One example out of many may he cited. He says ‘I remember when at Leasingthorn, (Shildon Circuit) for a few nights we had a hard struggle. The church was low and members few. An old lady – a Mrs. Bowman – asked if we would pledge ourselves for special private prayer. We did so, and for four nights it was apparently a hopeless outlook, but the night after, I was surprised to see the chapel full, and just as I announced my text ‘Who then is willing?’ one of the worst men in the village cried out ‘Me’ and came out. I never preached that night. Before we closed the mission 60 souls came out for the Lord.’ Thus did God honour faithful prayer and perfect His strength in our weakness.’ Mr. Parker can entertain and edify his friends with the recital of many incidents of a like order. God has blessed his labours in the salvation of at least a thousand souls.

It is a tribute to his genuine worth that, in the circuits where he has resided at his ordinary occupation, viz., Hetton, Houghton-le-Spring, and Wingate, he has been greatly used of God in Evangelism, and that the fruits of his work are acknowledged to be rich and abiding.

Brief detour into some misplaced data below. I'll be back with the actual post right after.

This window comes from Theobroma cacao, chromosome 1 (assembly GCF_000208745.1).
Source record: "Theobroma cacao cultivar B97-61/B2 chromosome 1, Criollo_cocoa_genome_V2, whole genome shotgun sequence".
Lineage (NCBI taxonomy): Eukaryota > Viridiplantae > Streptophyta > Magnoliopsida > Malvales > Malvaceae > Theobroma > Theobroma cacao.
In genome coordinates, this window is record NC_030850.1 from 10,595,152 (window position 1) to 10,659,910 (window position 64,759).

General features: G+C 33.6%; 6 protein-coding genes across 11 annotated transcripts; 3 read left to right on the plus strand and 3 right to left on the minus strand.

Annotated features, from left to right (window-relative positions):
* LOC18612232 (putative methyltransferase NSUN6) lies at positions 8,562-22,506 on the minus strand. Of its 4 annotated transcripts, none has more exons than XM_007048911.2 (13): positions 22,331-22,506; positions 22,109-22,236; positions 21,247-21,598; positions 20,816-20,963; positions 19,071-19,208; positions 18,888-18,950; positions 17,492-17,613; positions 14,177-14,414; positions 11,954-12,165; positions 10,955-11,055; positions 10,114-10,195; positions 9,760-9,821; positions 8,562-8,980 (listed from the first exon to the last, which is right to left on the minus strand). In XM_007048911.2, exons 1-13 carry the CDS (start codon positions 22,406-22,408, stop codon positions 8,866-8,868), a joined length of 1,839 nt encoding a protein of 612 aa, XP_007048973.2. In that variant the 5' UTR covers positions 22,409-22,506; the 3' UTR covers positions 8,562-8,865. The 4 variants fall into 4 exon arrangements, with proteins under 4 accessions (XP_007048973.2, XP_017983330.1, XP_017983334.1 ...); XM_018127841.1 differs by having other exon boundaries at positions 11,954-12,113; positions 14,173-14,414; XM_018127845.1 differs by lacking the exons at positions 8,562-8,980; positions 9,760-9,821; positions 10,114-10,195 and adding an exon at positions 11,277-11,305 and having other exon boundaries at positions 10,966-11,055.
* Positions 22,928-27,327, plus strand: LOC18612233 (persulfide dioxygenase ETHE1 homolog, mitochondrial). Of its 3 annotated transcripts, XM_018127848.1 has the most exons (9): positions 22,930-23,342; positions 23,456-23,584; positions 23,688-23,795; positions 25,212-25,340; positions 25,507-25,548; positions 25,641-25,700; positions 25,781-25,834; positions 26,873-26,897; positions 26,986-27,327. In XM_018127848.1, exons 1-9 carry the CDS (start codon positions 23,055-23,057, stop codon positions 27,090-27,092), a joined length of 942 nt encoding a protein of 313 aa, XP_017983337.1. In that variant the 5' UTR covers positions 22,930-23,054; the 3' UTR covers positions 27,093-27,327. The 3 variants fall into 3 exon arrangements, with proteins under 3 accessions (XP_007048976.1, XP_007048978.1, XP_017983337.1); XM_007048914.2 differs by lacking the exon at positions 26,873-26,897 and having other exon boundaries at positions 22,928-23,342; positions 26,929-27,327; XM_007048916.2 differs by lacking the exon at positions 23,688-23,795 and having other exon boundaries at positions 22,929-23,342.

Intellectually Mr. Parker has made good use of his opportunities. His reading may not cover a wide range, but it has been solid and select. His manner of preaching is in the main expository, but often original and sometimes quaint. He is not a retailer of other men’s words. He thinks for himself, and while he can assimilate what is good in book or commentary, he is master of what he essays to teach to others, and can express it in his own language, which is simple and terse. He does not indulge in airy speculations or attempt a show of learning, but gives to others what has passed through his own mental processes, and is alive with the glow and reality of his own spiritual experience. He is thus in the best sense an intelligent and impressive preacher. His robust manly common sense and occasional gleams of humour, suffused with an intense spiritual earnestness, give him ready access to his hearers’ hearts and consciences, and enable him to clothe the truths of the Gospel with those sympathies and aptitudes which God’s Word claims at the hands of those who aspire to preach it.